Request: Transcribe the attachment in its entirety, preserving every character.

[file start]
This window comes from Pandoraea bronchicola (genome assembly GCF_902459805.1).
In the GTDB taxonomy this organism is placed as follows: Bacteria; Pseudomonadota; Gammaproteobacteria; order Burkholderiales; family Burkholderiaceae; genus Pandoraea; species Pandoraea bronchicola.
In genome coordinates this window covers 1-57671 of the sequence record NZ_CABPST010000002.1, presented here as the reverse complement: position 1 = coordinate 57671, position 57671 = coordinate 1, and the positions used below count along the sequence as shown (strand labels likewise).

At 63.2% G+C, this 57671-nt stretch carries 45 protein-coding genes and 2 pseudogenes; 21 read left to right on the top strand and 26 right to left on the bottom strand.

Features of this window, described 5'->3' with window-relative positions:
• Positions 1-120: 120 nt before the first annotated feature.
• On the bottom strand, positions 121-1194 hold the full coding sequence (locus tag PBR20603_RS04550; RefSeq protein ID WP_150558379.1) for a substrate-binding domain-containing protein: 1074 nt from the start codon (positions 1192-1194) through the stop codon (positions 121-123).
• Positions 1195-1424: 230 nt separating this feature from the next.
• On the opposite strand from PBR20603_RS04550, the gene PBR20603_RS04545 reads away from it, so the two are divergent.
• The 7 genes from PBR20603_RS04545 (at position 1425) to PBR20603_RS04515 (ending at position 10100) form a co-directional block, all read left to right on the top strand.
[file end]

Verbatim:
This window comes from Pandoraea bronchicola (genome assembly GCF_902459805.1).
In the GTDB taxonomy this organism is placed as follows: Bacteria; Pseudomonadota; Gammaproteobacteria; order Burkholderiales; family Burkholderiaceae; genus Pandoraea; species Pandoraea bronchicola.
In genome coordinates this window covers 1-57671 of the sequence record NZ_CABPST010000002.1, presented here as the reverse complement: position 1 = coordinate 57671, position 57671 = coordinate 1, and the positions used below count along the sequence as shown (strand labels likewise).

At 63.2% G+C, this 57671-nt stretch carries 45 protein-coding genes and 2 pseudogenes; 21 read left to right on the top strand and 26 right to left on the bottom strand.

Features of this window, described 5'->3' with window-relative positions:
• Positions 1-120: 120 nt before the first annotated feature.
• On the bottom strand, positions 121-1194 hold the full coding sequence (locus tag PBR20603_RS04550; RefSeq protein ID WP_150558379.1) for a substrate-binding domain-containing protein: 1074 nt from the start codon (positions 1192-1194) through the stop codon (positions 121-123).
• Positions 1195-1424: 230 nt separating this feature from the next.
• On the opposite strand from PBR20603_RS04550, the gene PBR20603_RS04545 reads away from it, so the two are divergent.
• The 7 genes from PBR20603_RS04545 (at position 1425) to PBR20603_RS04515 (ending at position 10100) form a co-directional block, all read left to right on the top strand.